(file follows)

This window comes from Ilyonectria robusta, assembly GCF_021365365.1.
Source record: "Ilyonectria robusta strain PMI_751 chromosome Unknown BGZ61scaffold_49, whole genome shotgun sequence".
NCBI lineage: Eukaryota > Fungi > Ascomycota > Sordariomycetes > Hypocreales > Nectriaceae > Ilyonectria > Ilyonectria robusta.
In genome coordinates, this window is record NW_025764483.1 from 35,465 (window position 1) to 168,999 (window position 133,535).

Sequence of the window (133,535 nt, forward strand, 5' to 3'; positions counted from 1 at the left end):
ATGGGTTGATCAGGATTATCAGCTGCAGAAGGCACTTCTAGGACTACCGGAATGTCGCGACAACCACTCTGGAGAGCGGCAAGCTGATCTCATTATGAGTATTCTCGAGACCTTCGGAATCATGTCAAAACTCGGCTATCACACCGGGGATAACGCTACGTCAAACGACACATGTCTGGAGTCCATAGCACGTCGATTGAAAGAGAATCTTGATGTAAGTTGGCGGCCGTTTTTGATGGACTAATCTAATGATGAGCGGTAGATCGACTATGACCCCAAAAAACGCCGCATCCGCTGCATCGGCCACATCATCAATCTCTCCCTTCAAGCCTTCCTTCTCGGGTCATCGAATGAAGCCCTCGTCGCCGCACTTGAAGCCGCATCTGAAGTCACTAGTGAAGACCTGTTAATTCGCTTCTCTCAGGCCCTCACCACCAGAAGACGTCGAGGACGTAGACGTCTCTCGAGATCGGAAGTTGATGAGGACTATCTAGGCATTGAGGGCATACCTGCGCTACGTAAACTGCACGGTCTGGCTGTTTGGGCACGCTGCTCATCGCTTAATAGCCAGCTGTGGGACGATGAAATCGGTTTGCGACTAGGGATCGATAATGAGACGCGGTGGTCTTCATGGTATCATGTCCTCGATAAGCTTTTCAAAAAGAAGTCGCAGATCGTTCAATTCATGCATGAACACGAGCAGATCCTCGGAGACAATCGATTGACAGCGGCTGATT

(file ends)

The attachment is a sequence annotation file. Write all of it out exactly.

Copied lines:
This window comes from Ilyonectria robusta, assembly GCF_021365365.1.
Source record: "Ilyonectria robusta strain PMI_751 chromosome Unknown BGZ61scaffold_49, whole genome shotgun sequence".
NCBI lineage: Eukaryota > Fungi > Ascomycota > Sordariomycetes > Hypocreales > Nectriaceae > Ilyonectria > Ilyonectria robusta.
In genome coordinates, this window is record NW_025764483.1 from 35,465 (window position 1) to 168,999 (window position 133,535).

Sequence of the window (133,535 nt, forward strand, 5' to 3'; positions counted from 1 at the left end):
ATGGGTTGATCAGGATTATCAGCTGCAGAAGGCACTTCTAGGACTACCGGAATGTCGCGACAACCACTCTGGAGAGCGGCAAGCTGATCTCATTATGAGTATTCTCGAGACCTTCGGAATCATGTCAAAACTCGGCTATCACACCGGGGATAACGCTACGTCAAACGACACATGTCTGGAGTCCATAGCACGTCGATTGAAAGAGAATCTTGATGTAAGTTGGCGGCCGTTTTTGATGGACTAATCTAATGATGAGCGGTAGATCGACTATGACCCCAAAAAACGCCGCATCCGCTGCATCGGCCACATCATCAATCTCTCCCTTCAAGCCTTCCTTCTCGGGTCATCGAATGAAGCCCTCGTCGCCGCACTTGAAGCCGCATCTGAAGTCACTAGTGAAGACCTGTTAATTCGCTTCTCTCAGGCCCTCACCACCAGAAGACGTCGAGGACGTAGACGTCTCTCGAGATCGGAAGTTGATGAGGACTATCTAGGCATTGAGGGCATACCTGCGCTACGTAAACTGCACGGTCTGGCTGTTTGGGCACGCTGCTCATCGCTTAATAGCCAGCTGTGGGACGATGAAATCGGTTTGCGACTAGGGATCGATAATGAGACGCGGTGGTCTTCATGGTATCATGTCCTCGATAAGCTTTTCAAAAAGAAGTCGCAGATCGTTCAATTCATGCATGAACACGAGCAGATCCTCGGAGACAATCGATTGACAGCGGCTGATT